Conex (Congestion Exposure) is a contribution to the ongoing development of traffic management on the Internet, and the initiative has interesting characteristics in relation to net neutrality. A major concern for ISPs is the steady increase of traffic load on the network, and the question is often raised about which mechanisms should be used when congestion occurs.

Basically, congestion control is a function executed by the endpoints that send traffic into the network, adapting to the available capacity of the network. The sources can “feel” the load on the network by observing any packet loss caused by congestion. When acknowledgments are not received for packets that have been sent, the sources reduces their transmission speed.

To streamline congestion management on the Internet, various mechanisms may be used internally in the network as well. Capacity-based traffic management like Weighted Fair Queuing (WFQ) is a good old friend in this respect, where the total available capacity is allocated “fairly” between the different sources.

Today several providers apply volume-based traffic management, where each user is allocated a certain quota per month for example. Especially in mobile network, this is a widely used method. Volume-based traffic management has the disadvantage that users are experiencing limitations even when there isn’t any network congestion.

Today we experience an increasing use of advanced packet filtering, so-called Deep Packet Inspection (DPI), among ISPs. This technology can be used for application-based traffic management, where specific applications can be throttled or blocked. In contrast to such methods, Conex is a method that is neutral regarding the different applications in use.

Conex – how does it work?

The basic principle of Conex is that endpoints signal back to the network the congestion state they observe. Network elements, typically routers located at strategic locations in the network, can manage the utilisation of capacity in the network in an optimal way based on this information.

Conex uses “congestion volume” instead of regular traffic volume to measure a source’s contribution to the congestion. When network resources has to be expanded, the capacity needed when the traffic load is at its highest level (i.e. during congestion) is crucial, not the amount of traffic that is sent when there is spare network capacity.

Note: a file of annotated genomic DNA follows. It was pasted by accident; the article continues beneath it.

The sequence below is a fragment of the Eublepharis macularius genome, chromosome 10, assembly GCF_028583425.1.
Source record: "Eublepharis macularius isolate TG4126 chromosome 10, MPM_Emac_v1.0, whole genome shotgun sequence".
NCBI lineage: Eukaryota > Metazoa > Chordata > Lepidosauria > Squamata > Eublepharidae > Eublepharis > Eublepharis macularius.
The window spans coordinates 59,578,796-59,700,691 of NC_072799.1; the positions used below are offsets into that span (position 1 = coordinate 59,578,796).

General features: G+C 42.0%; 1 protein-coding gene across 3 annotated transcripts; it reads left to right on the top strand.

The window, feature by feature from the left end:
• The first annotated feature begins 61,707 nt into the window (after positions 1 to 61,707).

Congestion volume is a measure of how much traffic that is discarded due to network congestion. Sources causing much congestion can thus be made “responsible” during traffic management – in an application-agnostic manner. And users can even be able to influence which traffic they want to prioritise in their share of the total capacity.

Conex has the advantage that it plays well together with other modern congestion control methods like LEDBAT (Low Extra Delay Background Transport). This method stems from BitTorrent technology, but was also brought into a separate IETF working group that standardised the method for general use. The effect of LEDBAT is that short data transfers (such as downloading a web page) can effectively be let through more continuous data transfers.

Conex – still a way to go

Conex is at a relatively early stage, but the contours of the general mechanism begin to settle. Initially, efforts were concentrated on the basic behaviour of the method. Eventually, it will of course be crucial how the method will be deployed by Internet service providers and how it will work in practical implementations.

This working group in IETF shows in an illustrative way how technological choices can also imply crucial policy choices. The relationship between Conex and net neutrality has been pointed out by key persons who actively participate in this public debate, including Barbara van Schewick, author of “Internet Architecture and Innovation”.